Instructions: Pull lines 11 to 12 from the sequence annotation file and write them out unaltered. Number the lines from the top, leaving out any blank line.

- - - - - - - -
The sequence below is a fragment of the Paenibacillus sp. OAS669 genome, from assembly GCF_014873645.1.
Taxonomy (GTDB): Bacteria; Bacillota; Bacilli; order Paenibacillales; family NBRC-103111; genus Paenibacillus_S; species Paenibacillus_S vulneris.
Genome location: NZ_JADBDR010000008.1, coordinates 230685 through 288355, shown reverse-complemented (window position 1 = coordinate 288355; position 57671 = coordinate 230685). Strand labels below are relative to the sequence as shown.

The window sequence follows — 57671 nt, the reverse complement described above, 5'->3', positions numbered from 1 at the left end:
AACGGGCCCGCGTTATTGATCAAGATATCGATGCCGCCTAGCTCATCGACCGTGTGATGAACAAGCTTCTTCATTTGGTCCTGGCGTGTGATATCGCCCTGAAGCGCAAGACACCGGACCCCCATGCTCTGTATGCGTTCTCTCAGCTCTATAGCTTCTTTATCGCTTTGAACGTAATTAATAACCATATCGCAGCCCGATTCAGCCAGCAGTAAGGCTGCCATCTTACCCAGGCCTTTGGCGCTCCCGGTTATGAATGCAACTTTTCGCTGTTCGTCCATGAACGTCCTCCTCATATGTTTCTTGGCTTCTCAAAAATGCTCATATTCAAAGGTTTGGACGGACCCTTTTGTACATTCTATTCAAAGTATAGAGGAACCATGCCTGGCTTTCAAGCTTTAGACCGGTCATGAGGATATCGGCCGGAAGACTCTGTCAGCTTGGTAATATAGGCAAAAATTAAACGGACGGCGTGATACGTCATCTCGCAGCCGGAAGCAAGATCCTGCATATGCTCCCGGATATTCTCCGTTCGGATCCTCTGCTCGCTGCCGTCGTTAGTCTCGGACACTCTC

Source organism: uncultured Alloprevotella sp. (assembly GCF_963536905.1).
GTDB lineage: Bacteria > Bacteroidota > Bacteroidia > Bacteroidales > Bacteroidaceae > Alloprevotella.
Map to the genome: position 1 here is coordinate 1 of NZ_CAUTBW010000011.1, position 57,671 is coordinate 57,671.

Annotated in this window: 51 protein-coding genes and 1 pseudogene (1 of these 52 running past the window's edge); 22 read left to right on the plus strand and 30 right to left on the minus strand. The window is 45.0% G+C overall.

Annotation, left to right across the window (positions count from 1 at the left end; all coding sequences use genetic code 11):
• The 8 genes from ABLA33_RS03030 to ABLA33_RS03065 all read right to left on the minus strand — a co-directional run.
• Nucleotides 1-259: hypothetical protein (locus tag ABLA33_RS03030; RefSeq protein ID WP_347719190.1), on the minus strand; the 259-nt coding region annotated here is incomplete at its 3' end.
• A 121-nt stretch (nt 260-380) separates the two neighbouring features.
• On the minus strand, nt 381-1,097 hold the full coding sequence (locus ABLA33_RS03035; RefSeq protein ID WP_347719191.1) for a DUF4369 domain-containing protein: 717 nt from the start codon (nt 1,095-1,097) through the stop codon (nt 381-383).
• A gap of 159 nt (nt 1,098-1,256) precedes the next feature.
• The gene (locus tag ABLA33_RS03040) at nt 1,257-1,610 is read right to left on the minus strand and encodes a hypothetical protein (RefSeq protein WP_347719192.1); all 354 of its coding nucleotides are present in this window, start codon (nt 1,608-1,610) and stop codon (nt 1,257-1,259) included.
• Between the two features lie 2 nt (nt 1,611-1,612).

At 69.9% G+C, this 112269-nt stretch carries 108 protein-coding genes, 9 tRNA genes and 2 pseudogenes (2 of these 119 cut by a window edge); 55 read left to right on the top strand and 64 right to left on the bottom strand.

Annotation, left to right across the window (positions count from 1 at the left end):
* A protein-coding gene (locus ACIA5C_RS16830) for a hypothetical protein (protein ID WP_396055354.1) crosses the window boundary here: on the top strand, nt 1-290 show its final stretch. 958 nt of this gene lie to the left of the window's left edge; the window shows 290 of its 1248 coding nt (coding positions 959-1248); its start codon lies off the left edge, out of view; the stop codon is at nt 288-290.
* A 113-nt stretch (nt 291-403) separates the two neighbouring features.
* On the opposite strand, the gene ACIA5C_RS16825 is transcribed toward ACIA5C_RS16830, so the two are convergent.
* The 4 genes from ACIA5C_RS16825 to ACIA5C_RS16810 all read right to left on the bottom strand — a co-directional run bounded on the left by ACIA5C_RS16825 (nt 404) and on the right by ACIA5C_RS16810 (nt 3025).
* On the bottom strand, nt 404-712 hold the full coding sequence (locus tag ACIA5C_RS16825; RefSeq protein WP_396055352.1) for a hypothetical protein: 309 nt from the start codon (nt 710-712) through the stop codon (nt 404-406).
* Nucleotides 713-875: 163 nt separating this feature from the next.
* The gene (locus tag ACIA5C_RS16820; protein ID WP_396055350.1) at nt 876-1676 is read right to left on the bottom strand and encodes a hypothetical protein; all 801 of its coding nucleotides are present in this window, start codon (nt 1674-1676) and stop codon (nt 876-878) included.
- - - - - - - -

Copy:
• The 8 genes from ABLA33_RS03030 to ABLA33_RS03065 all read right to left on the minus strand — a co-directional run.
• Nucleotides 1-259: hypothetical protein (locus tag ABLA33_RS03030; RefSeq protein ID WP_347719190.1), on the minus strand; the 259-nt coding region annotated here is incomplete at its 3' end.